And then there are women like both Dolly and my old friend from the bar: Women who embody the spirit of feminism but reject the label. I wanted to see if anything has changed in the years since my friend first broke my heart by refusing to adopt a label that I personally cared about, so I checked in this week, asking if she considers herself a feminist today.
In a word: yes.
“I believe the meaning of the word has expanded,” she told me, “or maybe it’s meaning changed for me. What I understand now is that more women haven’t have the advantages I’ve had and so it’s important to speak up.”
There is a small bit of irony here. I was raised by a feminist who took me to my first march for women’s lib in elementary school: I remember a speaker saying that bras are just modern-day corsets and I resolved not to wear one when the time came (it never did). I was a life-long feminist, or so I thought, and when my friend and I first had this conversation, I was so dogmatic about it that I assumed any woman who rejected the label was either blind or self-hating. And yet, a decade later, I’m the one, not my friend, who doesn’t call myself a feminist.
This isn’t because I don’t believe in equality and women’s liberation—I certainly do, and I thank feminists, both early and more recent, for creating a world in which my life choices aren’t limited by sex. Feminists do vital work, especially in developing nations where patriarchy really is inscribed in law.
But at the same time, I’ve realized that when one’s identity is wrapped up in any sort of movement—be it feminism or environmentalism or democratic socialism or conservativism—it becomes difficult to judge those movements on their merits alone. The desire for the movement to succeed can supplant unbiased evaluation. Or, at least, that was my experience back when I was yelling at women that they were definitely feminists even if they didn’t like it. Feminists could do no wrong, and everyone who couldn’t see that was brainwashed. Or so I thought.
I didn’t know this at the time, but there have been some dark moments in the history of feminism. Feminist leaders like Andrea Dworkin and Catherine McKinnon coalesced with the Christian right in an effort to outlaw the making and distribution of porn. And then, in the ’80s and ’90s, Gloria Steinem and other feminists propelled the myth of satanic ritual abuse. A 1993 cover of Ms. Magazine read “BELIEVE IT! Cult Ritual Abuse Exists.” Turns, they were wrong, and hundreds of people across the U.S. were charged with crimes against children they didn’t commit. It wasn’t only feminists who pushed this moral panic—social workers and therapists did too, as did religious leaders and the media—but prominent feminist leaders were a major part.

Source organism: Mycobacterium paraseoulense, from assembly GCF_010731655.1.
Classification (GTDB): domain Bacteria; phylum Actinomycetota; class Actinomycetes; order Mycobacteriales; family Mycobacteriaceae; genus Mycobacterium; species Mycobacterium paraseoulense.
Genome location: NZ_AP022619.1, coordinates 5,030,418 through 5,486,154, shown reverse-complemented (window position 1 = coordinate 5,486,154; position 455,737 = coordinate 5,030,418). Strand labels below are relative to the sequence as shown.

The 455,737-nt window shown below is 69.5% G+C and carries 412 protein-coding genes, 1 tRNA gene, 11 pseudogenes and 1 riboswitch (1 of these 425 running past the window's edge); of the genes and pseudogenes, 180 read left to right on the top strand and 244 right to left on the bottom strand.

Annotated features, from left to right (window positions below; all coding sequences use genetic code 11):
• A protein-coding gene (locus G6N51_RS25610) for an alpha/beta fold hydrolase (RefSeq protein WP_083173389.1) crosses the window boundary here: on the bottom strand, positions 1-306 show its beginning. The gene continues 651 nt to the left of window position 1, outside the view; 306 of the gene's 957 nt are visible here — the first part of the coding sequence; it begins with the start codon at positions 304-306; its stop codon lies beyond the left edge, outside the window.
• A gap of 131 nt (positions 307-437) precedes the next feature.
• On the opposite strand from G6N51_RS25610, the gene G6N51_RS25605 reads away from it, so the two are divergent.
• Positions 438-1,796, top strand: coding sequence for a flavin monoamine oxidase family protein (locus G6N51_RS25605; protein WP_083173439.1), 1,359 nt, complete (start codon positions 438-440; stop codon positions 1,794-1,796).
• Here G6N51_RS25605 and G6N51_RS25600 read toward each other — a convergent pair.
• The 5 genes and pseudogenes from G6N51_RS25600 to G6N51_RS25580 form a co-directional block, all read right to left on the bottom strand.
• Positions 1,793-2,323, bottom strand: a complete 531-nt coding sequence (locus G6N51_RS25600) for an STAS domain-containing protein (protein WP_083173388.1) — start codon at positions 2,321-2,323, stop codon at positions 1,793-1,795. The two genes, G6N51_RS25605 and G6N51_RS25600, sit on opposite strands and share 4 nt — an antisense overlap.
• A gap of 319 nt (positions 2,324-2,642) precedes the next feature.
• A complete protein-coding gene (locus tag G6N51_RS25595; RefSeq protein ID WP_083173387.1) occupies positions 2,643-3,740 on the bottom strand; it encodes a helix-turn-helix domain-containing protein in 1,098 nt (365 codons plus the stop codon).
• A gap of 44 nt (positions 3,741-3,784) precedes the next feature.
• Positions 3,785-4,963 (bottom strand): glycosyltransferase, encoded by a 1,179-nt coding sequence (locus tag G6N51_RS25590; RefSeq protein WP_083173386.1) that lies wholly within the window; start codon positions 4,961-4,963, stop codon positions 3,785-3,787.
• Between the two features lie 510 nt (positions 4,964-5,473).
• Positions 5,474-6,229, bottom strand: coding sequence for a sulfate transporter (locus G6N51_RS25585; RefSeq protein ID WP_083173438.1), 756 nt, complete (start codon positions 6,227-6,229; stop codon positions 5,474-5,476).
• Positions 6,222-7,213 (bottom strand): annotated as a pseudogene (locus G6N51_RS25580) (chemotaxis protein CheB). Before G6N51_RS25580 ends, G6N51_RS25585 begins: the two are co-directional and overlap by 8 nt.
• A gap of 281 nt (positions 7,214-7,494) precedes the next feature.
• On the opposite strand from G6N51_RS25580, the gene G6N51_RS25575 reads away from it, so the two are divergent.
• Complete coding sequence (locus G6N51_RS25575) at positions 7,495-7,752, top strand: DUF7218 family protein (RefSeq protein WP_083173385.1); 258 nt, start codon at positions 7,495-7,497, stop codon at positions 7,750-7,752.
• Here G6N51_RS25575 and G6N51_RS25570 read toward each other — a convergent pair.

More recently, many feminists think it’s fine, even necessary, to put anonymous rape allegations online, something I wholly disagree with. That doesn’t mean I don’t care about women’s equality and liberation, and it doesn’t mean I don’t care about rape. I care about the law and I care about justice, and it’s because of that that I’m increasingly skeptical of this movement (and all other movements). Activists have a goal, but a myopic focus on such goals can mean movements warp what’s true and what’s right—for the purposes of furthering the movement.
This isn’t just a feminist problem; it’s an activist problem. Take, for instance, environmentalists, who have done a remarkable job of alerting the public to the dangers of climate change while also pushing a false narrative that nuclear power is unequivocally dangerous. The reality is, it’s not: The risks of accidents are exceedingly low, it’s the most efficient form of energy we have, and it’s as carbon-neutral as wind, solar power, and water.
This isn’t to say that we should abandon the dream of renewables or that nuclear energy will solve all our problems. But it is to say that environmental activists are part of the reason nuclear power is politically unfeasible. This is the sort of thing that makes it hard for me to trust activists. The more you are invested in any cause, the more impossible it comes to look at it clearly, whether it’s environmentalism or feminism or anything else.
Of course, the good that feminism has done—from suffrage to work to healthcare to birth control to education for girls—has outweighed the dark moments of the movement by many orders of magnitude. And there’s still much left to accomplish, especially with reproductive rights, childcare, equal pay, representation in government, and living wages for working-class women.
But at the same time, I’ve realized that I don’t need to call myself a feminist to fight for women. In my opinion, strong identification with a label can get in the way of honest evaluation of all the things done under the banner of that label. So instead of calling myself a feminist, like Dolly, I’d rather just live it.